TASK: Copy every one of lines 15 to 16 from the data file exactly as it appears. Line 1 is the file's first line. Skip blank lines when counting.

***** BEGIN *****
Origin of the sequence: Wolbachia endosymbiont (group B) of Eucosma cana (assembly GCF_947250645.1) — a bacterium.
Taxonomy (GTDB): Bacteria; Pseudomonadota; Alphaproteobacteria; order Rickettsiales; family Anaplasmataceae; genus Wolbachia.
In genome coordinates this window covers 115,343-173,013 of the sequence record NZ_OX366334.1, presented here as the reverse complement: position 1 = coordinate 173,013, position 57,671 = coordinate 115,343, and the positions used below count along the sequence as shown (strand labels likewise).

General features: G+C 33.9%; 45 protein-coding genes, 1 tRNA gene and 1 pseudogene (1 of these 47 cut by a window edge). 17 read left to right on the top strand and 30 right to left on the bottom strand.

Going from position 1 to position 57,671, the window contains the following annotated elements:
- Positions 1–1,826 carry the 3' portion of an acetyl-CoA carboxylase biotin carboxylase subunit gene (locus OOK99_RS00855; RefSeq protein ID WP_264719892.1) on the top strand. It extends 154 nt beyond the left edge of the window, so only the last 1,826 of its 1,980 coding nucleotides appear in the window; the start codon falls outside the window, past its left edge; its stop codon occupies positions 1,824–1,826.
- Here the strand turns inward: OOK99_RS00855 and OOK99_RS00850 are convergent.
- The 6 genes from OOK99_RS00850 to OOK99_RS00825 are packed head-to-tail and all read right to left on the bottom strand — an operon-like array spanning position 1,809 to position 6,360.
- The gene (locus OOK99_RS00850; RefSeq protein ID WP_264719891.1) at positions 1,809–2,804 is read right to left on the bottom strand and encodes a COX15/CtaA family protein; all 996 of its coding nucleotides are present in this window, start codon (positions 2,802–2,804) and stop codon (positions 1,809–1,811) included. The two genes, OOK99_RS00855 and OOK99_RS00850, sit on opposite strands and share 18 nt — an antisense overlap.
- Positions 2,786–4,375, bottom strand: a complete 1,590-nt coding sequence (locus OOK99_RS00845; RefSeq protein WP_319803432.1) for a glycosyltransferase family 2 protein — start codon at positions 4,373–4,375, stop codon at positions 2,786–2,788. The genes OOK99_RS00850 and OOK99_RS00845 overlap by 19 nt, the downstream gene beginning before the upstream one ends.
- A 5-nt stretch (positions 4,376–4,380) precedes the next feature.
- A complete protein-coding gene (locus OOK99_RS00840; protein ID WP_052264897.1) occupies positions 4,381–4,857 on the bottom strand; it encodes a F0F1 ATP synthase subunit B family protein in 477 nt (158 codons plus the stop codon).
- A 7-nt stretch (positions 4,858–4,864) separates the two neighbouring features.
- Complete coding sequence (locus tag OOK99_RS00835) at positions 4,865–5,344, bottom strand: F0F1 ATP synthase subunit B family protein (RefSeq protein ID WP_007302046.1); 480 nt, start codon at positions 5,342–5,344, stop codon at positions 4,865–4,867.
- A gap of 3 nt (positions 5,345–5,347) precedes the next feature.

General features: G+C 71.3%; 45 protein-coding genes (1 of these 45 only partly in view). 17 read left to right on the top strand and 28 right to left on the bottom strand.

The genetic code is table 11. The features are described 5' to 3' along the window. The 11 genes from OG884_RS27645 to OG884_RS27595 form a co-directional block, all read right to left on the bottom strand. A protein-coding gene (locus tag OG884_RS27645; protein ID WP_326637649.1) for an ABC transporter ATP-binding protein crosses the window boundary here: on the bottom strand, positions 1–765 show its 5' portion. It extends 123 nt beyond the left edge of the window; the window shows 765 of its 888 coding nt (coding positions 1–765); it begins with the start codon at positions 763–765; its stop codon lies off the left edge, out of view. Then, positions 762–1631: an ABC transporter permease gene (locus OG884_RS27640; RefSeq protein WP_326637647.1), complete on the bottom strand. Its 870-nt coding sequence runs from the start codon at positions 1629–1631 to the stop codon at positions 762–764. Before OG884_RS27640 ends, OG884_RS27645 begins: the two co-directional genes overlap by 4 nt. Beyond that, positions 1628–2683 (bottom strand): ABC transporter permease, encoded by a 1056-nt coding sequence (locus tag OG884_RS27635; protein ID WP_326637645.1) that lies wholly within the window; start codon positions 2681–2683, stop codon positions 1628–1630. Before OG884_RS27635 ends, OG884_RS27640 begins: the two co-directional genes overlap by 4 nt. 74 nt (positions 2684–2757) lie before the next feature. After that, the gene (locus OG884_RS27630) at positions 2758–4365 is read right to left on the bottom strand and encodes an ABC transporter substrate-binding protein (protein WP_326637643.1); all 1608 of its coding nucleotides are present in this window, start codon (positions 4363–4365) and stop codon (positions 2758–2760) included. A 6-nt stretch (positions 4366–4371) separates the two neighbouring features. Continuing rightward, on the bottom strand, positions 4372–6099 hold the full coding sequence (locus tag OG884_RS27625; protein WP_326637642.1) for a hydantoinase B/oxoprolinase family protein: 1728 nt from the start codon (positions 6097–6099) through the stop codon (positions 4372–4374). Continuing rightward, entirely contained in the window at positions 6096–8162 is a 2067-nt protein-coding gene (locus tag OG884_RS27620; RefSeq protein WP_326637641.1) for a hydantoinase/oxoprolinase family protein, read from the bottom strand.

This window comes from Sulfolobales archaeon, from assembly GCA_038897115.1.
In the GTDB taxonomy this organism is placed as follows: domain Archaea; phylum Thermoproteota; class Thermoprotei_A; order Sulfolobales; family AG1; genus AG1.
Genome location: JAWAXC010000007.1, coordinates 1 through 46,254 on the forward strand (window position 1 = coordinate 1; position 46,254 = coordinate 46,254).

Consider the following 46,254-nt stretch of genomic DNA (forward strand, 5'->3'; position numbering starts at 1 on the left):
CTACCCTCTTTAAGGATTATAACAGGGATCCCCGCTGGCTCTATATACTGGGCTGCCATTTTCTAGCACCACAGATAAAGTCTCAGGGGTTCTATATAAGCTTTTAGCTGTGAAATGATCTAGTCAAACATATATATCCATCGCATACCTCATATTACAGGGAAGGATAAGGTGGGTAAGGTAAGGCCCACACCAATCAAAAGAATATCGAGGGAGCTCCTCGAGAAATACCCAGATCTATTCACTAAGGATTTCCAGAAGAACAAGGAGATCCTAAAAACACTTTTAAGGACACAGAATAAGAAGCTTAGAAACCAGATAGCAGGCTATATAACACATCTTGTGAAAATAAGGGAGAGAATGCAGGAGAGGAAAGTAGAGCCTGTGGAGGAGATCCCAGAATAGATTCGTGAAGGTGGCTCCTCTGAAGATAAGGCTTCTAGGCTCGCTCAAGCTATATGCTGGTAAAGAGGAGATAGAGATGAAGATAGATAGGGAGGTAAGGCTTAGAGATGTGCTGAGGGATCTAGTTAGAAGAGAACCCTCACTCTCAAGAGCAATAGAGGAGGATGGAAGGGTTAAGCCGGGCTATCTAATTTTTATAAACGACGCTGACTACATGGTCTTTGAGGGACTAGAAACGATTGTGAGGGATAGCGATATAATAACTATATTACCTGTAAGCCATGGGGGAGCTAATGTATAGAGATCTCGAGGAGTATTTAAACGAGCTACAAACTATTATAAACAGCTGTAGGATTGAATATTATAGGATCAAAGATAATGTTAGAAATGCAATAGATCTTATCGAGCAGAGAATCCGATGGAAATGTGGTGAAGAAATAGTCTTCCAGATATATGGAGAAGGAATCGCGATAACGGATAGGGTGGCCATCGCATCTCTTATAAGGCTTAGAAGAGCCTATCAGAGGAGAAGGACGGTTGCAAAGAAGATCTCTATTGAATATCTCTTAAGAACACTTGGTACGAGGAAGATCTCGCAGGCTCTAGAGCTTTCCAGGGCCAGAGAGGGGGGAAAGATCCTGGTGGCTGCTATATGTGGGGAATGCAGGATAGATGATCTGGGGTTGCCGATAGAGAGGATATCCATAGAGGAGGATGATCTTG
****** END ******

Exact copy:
- A gap of 3 nt (positions 5,345–5,347) precedes the next feature.

General features: G+C 71.3%; 45 protein-coding genes (1 of these 45 only partly in view). 17 read left to right on the top strand and 28 right to left on the bottom strand.